Untangling the current U.S. refugee program

August 8, 2018

With 25.4 million refugees, the world is experiencing the worst refugee crisis since the Second World War.

Until recently, the United States was the world’s most generous donor of humanitarian assistance to displaced persons and had the largest resettlement program. But the Trump administration’s new immigration policies appear to be making the United States increasingly less safe and inaccessible for refugees and asylum seekers.

All of this is happening in Canada’s backyard. One direct effect is an escalation in irregular border crossings from the United States into Canada.

As Canadian policymakers, civil society organizations, and immigration attorneys scramble to navigate the new and frequently altering immigration landscape to the south of us, it is worth placing some key elements of the current refugee program in the United States in context.

Slashing the U.S. refugee resettlement cap

The Trump administration has capped the resettlement of refugees at 45,000 refugees for FY2018, a decrease from the previous year’s total of 53,700. This is the lowest cap since the passing of the Refugee Act of 1980, which created the Federal Refugee Resettlement Program. During the last year of the Obama administration, the cap was 110,000.

Only about 20,000 refugees are expected to arrive in FY2018, which ends September 30.

Criminal prosecution of people who seek refuge

In 2005, the Bush administration launched Operation Streamline in one Border Patrol sector near the Texas city of Del Rio to criminally prosecute unauthorized crossers. The program was expanded to more border sectors under the Obama administration. In 2014, in response to an increase in asylum requests from unauthorized border crossers at the southern border, particularly from Central America, the Obama administration attempted to detain families indefinitely, but was prevented by the courts.

Under both the Bush and Obama administrations, families stayed together, with some exceptions. So, President Trump is not the first president to detain families. The difference is in scale.

On January 25, 2017 President Trump issued two Executive Orders, one to secure the southern border of the United States against foreign nationals without proper or adequate documentation, while the other clamped down on “sanctuary cities” and called for strict enforcement of immigration laws. The net effect was to impose greater burdens on undocumented immigrants, refugees, and asylum seekers.

In April 2018, Attorney General Jeff Sessions announced a zero-tolerance policy on adults deemed to have entered the United States irregularly from Mexico. Under this policy, anyone without prior authorization to enter the United States is arrested by the U.S. Border Patrol, charged with unauthorized entry, referred to the Department of Justice for prosecution, and placed in detention.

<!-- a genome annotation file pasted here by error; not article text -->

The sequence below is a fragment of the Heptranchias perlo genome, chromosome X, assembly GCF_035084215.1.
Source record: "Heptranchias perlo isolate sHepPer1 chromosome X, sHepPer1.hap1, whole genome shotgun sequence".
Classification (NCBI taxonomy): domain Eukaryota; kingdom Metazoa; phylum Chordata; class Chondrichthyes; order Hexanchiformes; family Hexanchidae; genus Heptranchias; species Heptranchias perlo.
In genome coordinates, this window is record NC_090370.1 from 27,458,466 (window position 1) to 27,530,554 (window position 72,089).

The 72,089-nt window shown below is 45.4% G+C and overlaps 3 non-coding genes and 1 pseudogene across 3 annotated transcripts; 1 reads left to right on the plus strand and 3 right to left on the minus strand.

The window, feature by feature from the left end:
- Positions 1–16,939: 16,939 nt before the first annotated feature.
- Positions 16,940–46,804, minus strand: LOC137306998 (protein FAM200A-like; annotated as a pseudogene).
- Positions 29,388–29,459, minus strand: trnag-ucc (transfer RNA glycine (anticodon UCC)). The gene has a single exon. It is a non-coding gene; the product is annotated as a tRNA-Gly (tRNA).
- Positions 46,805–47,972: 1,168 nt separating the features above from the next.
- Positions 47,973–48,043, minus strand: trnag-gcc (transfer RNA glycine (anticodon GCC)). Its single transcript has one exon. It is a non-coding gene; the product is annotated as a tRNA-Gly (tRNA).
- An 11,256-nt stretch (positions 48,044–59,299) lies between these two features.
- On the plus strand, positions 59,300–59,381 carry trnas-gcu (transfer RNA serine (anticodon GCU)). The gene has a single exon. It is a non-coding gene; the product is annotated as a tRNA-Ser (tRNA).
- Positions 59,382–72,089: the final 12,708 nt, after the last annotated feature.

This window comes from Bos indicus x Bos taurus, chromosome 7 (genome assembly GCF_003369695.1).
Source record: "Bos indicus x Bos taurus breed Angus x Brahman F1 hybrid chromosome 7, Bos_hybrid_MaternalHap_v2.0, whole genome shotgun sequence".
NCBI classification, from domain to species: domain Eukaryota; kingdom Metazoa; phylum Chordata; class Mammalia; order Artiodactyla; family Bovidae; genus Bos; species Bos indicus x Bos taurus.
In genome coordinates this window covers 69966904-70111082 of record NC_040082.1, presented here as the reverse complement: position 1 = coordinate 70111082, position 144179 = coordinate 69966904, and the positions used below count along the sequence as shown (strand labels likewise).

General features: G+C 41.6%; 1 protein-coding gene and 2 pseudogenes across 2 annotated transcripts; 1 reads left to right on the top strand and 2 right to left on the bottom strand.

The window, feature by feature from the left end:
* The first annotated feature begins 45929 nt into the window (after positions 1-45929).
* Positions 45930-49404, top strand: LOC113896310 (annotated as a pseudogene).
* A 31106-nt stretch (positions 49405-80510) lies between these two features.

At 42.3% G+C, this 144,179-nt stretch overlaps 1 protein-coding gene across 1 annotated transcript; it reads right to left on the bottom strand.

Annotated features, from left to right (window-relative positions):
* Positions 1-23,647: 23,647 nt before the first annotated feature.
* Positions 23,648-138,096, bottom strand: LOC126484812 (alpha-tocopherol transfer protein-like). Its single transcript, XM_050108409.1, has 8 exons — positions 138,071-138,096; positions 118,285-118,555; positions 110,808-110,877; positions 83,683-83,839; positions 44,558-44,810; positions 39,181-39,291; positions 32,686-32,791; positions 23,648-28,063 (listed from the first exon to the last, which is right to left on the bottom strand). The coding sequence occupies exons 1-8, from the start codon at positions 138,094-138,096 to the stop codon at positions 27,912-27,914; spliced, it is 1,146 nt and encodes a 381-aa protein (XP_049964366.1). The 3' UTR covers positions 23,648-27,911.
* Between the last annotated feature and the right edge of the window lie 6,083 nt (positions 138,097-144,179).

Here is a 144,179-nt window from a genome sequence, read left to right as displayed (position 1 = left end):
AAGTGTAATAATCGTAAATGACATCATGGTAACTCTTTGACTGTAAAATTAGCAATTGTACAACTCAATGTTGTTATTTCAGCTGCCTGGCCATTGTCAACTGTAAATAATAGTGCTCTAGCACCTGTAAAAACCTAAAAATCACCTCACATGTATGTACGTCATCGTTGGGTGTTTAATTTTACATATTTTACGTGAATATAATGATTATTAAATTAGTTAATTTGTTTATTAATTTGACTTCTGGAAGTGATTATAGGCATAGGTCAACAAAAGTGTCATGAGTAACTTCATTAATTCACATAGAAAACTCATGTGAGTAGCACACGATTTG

Adults arrested are treated as criminals and placed in custody, while their children are labeled “unaccompanied minors” and placed in the care of Health and Human Services’ Office of Refugee Resettlement. Approximately 3,000 children, including 102 under the age of five, have been separated from parents. Many fled violence in Central America, only to be torn from their parents at the border and placed in institutions among strangers.

Under intense domestic and international pressure to halt family separations (see comments from Prime Minister Trudeau), Trump issued an Executive Order on June 20 that ended family separations. But reuniting families has been difficult and expensive. In some cases, parents have already been deported. Other parents are not eligible to be reunited with their children.

Refugee claimants who present at the border are considered to be “arriving aliens” under the Immigration and Nationality Act and do not have the right to seek release from an immigration judge; rather they are subject to the Department of Homeland Security (DHS) for “parole” determinations. The American Civil Liberties Union has been involved in a lawsuit which claims that DHS has had a “near zero release” policy for such arriving aliens in certain DHS district offices. As well, there is evidence that some border officials are turning people away and telling them to come back later, stopping them from even setting foot in the United States. And people desperate to get in, because they are sleeping on streets in Mexican border cities, are giving up on going across the bridge; instead, they attempt to go under it and then turn themselves in.

Rolling back protections for women refugees

According to the United Nations, a refugee is someone who has been forced to flee his or her country because of a well-founded fear of persecution for reasons of race, religion, nationality, political opinion, or membership in a particular social group.

The U.S. interpretation of the term “refugee” is narrower than international standards, including Canada’s. It is also more contentious, with groups unable to agree, for decades, on what constitutes a “particular social group.”